As part of a larger federal effort to strengthen trust in law enforcement, the Department of Homeland Security amended its use of force policy to enhance its oversight efforts and to reflect principles of valuing and preserving human life.
In May 2022, DHS started collecting use of force data from its law enforcement agencies. But the agencies sometimes included multiple uses of force in a single report or reported them as a single incident—thereby undercounting DHS officers' actual uses of force. Also, DHS hasn't developed a plan for how it will analyze use of force data.
Our recommendations are for DHS to address these issues.
What GAO Found
In February 2023, the Department of Homeland Security (DHS) amended its use of force policy to align with the Department of Justice's (DOJ) policy. For example, DHS's policy introduced restrictions on chokeholds and carotid restraints. DHS officials said U.S. Customs and Border Protection (CBP), Federal Protective Service (FPS), U.S. Immigration and Customs Enforcement (ICE), and the U.S. Secret Service (Secret Service) are required to update their use of force policies as needed to be consistent with DHS's policy.
DHS law enforcement officers generally receive basic use of force training at the Federal Law Enforcement Training Centers. Officers also receive recurring agency training that covers use of force, firearms, and less lethal devices. DHS agencies use electronic systems to track officers' training.
While DHS requires the four agencies GAO reviewed to submit data on uses of force, the data submitted to DHS undercount the frequency that officers used force against subjects. For example, agencies sometimes submitted data to DHS that counted multiple reportable uses of force as a single “incident.” Providing guidance on how agencies should submit data to DHS for the range of scenarios when force was used multiple times would enhance DHS's ability to oversee use of force activities across its agencies.
DHS officials stated that analyzing the use of force data would help guide future policy decisions, but DHS has not developed a plan to analyze the data. Developing and implementing a plan, with time frames, for how it will analyze its use of force data will enable DHS management to more effectively assess use of force activities, conduct meaningful trend analysis, and take any appropriate steps to strengthen its oversight activities.
The four DHS agencies have review boards to analyze uses of force from the perspective of training, tactics, policy, and equipment; identify trends and lessons learned; and propose any necessary improvements to policies and procedures. Boards that were in operation in fiscal years 2021 and 2022 found that most use of force incidents they reviewed aligned with agency policy. Agencies have applied lessons learned from reviews in various ways, such as revising policy and training.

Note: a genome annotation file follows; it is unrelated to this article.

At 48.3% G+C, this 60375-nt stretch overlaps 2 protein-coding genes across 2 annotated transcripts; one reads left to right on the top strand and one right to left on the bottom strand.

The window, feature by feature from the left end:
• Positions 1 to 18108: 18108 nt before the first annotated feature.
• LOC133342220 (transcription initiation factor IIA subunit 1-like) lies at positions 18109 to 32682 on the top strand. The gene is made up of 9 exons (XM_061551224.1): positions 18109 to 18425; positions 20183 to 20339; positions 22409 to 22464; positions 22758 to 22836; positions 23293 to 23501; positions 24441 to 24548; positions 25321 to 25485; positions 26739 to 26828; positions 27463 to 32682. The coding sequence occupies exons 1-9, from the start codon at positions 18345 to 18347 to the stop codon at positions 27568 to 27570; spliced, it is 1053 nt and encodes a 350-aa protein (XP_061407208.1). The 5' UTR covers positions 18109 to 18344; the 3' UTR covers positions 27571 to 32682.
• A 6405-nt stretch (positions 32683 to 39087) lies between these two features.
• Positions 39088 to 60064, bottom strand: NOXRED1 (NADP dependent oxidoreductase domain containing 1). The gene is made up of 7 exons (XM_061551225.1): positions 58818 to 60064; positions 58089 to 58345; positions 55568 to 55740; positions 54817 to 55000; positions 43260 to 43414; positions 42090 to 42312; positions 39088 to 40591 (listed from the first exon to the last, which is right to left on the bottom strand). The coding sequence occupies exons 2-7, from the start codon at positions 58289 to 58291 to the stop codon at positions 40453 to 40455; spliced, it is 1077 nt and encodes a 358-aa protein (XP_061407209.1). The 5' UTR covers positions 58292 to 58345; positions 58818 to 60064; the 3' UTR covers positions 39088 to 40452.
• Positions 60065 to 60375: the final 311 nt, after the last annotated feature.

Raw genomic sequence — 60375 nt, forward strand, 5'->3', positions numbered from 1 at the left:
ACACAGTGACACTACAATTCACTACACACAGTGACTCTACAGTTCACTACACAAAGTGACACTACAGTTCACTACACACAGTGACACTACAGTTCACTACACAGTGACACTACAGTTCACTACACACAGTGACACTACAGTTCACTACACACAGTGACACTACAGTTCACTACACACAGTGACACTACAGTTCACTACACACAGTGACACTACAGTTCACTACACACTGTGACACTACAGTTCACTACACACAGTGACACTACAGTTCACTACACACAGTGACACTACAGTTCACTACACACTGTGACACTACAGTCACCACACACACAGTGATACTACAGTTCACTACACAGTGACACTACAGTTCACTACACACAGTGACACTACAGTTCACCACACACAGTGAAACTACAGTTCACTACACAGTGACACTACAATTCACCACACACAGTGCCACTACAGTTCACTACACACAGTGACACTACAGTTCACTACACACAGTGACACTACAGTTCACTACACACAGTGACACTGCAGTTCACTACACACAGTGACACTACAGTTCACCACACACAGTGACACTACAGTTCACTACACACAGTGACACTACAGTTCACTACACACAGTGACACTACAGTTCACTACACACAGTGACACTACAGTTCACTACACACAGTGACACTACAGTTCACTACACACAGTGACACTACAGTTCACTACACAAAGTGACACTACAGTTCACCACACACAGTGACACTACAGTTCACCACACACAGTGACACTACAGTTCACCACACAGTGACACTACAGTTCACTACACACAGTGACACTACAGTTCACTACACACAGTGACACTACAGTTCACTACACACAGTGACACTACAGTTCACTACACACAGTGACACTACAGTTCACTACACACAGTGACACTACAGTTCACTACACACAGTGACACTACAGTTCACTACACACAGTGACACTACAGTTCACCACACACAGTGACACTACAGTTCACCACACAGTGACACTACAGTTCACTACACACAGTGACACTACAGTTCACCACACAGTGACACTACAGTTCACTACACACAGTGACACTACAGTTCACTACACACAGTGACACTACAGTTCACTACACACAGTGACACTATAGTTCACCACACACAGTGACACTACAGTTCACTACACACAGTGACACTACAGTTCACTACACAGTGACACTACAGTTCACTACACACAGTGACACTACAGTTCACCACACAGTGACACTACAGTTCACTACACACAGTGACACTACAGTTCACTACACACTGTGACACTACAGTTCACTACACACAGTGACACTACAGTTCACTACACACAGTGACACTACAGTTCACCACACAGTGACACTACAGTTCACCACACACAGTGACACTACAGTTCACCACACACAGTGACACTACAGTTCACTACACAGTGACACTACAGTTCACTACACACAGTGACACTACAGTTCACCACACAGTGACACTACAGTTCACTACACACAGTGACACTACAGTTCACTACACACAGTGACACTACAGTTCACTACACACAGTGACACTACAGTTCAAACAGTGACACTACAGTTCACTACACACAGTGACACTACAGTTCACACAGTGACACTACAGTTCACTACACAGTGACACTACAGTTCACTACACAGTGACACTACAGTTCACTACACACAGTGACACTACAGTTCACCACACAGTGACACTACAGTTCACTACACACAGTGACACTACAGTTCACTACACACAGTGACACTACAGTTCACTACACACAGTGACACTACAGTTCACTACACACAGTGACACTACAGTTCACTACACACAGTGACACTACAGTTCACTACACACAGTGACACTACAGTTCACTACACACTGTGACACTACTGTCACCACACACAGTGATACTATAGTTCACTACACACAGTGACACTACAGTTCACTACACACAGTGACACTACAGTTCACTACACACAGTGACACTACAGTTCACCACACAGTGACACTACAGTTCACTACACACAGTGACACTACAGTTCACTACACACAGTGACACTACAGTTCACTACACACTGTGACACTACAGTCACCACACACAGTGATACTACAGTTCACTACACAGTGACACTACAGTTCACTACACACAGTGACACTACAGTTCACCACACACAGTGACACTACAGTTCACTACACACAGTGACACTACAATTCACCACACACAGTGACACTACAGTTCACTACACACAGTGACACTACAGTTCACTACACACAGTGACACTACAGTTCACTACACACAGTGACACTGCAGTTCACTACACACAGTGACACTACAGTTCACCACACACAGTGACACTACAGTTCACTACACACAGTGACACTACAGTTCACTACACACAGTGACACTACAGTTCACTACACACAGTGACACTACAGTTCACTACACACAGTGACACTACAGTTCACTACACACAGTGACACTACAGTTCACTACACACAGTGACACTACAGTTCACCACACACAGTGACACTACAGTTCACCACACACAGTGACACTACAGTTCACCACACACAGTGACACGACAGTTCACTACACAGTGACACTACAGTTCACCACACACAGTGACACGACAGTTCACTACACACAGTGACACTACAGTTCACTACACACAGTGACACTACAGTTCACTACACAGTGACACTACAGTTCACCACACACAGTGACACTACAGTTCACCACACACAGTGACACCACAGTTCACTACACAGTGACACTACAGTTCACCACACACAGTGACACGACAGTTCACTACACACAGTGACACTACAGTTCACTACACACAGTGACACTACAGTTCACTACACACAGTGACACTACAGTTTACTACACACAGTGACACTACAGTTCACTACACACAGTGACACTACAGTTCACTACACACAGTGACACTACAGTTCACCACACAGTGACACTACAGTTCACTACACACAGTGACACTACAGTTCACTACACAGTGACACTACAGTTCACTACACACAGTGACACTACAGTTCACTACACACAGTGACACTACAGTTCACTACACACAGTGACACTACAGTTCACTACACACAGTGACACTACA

Why GAO Did This Study
On May 25, 2022, Executive Order 14,074 required the heads of federal law enforcement agencies, including DHS, to ensure their agencies' use of force policies reflect principles of valuing and preserving human life and meet or exceed DOJ's use of force policy.
A provision in the Joint Explanatory Statement accompanying the Consolidated Appropriations Act, 2022, directed GAO to review issues related to DHS law enforcement officers' use of force. GAO was also asked to review DHS's related policies and practices. This report discusses DHS's use of force policies, training, data collection and analysis, and how DHS reviews incidents.
To address these topics, GAO selected four DHS agencies with a primary mission related to law enforcement and that employ the highest number of law enforcement officers: CBP, FPS, ICE, and Secret Service. GAO reviewed agency directives and guidance, as well as internal and published use of force incident reports from fiscal years 2021 and 2022. GAO also interviewed agency officials and officials from a nongeneralizable sample of organizations with knowledge of law enforcement use of force.
GAO is making two recommendations to DHS to (1) provide guidance on how its component agencies submit data to DHS for the range of scenarios when force was used multiple times, and (2) develop and implement a plan with time frames for analyzing the use of force data its agencies submit. DHS agreed with GAO's recommendations.
Recommendations for Executive Action
|Department of Homeland Security||The Secretary of Homeland Security should provide guidance on how its component agencies submit data to DHS for the range of scenarios when force was used multiple times. For example, when:
|Department of Homeland Security||The Secretary of Homeland Security should develop and implement a plan with time frames to analyze the use of force data submitted by its law enforcement component agencies. (Recommendation 2)||